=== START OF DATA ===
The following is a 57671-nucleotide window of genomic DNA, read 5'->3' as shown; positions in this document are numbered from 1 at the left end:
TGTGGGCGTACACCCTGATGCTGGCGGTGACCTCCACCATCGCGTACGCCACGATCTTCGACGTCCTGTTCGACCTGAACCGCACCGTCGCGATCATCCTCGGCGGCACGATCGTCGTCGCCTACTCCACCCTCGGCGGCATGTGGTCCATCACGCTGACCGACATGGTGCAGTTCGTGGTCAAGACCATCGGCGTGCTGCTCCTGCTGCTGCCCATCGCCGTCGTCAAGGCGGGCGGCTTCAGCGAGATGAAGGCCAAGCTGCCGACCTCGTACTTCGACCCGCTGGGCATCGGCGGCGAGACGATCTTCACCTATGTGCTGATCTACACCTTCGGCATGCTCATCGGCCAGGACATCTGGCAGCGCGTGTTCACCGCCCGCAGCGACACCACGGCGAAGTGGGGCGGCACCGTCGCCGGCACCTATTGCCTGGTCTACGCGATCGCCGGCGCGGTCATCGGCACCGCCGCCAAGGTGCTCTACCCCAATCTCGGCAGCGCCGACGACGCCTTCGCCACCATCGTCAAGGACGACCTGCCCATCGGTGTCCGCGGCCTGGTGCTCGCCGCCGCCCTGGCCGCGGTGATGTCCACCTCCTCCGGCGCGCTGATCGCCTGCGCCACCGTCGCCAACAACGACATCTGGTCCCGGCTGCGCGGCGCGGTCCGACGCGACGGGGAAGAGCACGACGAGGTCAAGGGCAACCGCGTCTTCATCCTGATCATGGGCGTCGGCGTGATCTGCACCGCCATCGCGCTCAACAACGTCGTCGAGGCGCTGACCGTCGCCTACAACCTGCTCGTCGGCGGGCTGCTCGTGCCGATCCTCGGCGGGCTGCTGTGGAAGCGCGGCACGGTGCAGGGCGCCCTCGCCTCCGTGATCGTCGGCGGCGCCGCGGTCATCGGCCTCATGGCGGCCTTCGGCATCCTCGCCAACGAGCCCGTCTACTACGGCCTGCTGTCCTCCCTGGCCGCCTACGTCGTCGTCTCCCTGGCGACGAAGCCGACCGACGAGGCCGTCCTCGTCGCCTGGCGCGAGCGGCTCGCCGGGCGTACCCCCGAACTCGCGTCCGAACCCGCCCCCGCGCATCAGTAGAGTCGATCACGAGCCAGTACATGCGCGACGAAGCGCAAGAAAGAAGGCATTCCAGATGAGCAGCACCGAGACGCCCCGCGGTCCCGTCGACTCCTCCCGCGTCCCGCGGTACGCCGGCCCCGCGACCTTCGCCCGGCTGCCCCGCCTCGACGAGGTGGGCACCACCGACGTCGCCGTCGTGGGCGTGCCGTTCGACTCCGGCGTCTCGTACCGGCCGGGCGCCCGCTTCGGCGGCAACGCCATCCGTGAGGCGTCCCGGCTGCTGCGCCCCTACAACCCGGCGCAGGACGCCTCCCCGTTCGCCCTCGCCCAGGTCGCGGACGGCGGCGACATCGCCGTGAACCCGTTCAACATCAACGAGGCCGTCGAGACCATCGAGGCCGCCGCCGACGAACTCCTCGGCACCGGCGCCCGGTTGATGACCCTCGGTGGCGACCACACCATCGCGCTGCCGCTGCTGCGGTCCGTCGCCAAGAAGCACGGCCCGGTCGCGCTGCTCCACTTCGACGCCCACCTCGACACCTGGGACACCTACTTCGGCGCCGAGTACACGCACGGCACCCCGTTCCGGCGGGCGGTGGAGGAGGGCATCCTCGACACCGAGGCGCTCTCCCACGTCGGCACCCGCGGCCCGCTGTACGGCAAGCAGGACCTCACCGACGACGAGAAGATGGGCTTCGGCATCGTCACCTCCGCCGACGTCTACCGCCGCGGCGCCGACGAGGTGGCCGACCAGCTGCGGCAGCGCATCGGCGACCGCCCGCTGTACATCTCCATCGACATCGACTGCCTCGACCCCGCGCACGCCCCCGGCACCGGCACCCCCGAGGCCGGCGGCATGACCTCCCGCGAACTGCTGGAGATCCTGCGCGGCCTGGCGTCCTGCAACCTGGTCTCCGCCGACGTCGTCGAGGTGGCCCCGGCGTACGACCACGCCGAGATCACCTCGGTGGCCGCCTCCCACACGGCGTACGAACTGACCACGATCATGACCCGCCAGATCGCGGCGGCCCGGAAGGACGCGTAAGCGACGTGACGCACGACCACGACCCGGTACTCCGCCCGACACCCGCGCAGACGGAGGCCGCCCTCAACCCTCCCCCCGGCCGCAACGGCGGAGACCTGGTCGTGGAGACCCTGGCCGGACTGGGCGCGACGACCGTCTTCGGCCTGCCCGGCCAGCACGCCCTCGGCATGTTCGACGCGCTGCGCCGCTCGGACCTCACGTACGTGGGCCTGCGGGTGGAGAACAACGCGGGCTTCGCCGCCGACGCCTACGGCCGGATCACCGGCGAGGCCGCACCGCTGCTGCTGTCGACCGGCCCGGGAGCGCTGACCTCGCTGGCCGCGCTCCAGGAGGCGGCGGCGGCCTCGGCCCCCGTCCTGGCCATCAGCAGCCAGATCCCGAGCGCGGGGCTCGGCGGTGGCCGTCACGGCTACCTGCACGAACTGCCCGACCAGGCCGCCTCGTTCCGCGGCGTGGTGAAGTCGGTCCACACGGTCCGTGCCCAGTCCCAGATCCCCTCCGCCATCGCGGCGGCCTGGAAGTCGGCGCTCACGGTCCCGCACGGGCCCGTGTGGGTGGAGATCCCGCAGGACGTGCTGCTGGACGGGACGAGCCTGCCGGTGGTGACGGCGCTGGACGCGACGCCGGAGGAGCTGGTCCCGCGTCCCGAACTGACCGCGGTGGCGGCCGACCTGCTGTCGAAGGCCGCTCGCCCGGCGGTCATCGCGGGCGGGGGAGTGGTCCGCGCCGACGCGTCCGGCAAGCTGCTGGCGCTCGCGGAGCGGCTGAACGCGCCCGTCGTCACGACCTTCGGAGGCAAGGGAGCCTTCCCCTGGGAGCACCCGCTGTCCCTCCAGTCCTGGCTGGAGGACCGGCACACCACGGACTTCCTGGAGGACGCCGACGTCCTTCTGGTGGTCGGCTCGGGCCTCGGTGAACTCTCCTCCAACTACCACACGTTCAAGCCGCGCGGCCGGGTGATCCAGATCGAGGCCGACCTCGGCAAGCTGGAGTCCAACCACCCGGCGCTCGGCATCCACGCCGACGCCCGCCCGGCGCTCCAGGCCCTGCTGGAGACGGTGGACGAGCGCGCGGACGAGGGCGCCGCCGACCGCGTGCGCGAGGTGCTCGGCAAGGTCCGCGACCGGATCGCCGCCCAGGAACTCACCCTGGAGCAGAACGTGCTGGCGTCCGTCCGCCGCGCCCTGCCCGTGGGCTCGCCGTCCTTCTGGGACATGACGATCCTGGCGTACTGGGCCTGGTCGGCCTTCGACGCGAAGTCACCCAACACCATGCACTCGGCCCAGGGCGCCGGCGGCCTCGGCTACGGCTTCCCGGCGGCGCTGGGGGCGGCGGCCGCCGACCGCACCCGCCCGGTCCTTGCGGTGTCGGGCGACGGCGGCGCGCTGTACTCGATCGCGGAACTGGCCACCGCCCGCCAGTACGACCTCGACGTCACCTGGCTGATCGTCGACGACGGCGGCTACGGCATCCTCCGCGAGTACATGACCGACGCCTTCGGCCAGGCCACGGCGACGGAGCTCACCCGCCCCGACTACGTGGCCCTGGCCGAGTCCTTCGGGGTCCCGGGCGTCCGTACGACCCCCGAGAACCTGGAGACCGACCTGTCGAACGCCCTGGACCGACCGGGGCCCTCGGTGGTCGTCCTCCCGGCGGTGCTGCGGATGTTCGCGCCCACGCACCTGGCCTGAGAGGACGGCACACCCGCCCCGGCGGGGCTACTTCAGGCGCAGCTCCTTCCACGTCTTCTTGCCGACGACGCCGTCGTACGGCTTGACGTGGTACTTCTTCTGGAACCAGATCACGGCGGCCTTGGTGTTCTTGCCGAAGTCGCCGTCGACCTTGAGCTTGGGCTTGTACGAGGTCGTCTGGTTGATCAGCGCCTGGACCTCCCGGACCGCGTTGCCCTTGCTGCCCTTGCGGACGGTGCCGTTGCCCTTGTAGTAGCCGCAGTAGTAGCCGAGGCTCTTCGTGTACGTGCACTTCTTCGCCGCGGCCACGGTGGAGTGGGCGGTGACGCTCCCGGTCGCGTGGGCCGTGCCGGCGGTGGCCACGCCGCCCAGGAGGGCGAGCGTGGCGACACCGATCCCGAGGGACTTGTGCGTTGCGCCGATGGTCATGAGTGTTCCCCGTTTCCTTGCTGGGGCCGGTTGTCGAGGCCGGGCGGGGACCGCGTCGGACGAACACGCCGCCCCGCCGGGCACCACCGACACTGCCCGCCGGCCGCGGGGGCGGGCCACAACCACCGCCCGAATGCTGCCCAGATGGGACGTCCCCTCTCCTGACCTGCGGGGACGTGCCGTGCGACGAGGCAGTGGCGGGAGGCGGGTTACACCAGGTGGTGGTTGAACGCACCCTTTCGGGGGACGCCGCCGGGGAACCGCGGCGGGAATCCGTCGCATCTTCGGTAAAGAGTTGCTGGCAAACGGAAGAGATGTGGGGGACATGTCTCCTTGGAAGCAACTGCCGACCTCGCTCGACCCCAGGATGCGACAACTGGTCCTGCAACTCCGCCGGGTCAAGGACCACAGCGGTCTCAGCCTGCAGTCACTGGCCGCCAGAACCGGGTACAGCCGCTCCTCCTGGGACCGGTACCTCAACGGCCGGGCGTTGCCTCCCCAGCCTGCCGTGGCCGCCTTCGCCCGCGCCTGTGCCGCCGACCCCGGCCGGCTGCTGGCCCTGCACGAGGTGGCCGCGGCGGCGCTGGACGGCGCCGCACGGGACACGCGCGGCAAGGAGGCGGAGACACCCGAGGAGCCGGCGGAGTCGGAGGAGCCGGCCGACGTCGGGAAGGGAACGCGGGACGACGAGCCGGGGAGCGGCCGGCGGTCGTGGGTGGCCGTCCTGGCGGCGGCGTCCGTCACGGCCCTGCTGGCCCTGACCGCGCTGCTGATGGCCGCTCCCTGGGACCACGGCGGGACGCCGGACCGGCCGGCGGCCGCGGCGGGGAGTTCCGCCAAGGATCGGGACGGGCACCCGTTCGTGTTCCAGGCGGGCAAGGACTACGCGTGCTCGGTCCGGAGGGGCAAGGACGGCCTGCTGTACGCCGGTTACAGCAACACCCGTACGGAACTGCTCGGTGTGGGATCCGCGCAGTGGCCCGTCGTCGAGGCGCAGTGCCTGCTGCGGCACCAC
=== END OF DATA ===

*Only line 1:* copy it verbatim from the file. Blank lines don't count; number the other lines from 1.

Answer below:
The following is a 57671-nucleotide window of genomic DNA, read 5'->3' as shown; positions in this document are numbered from 1 at the left end: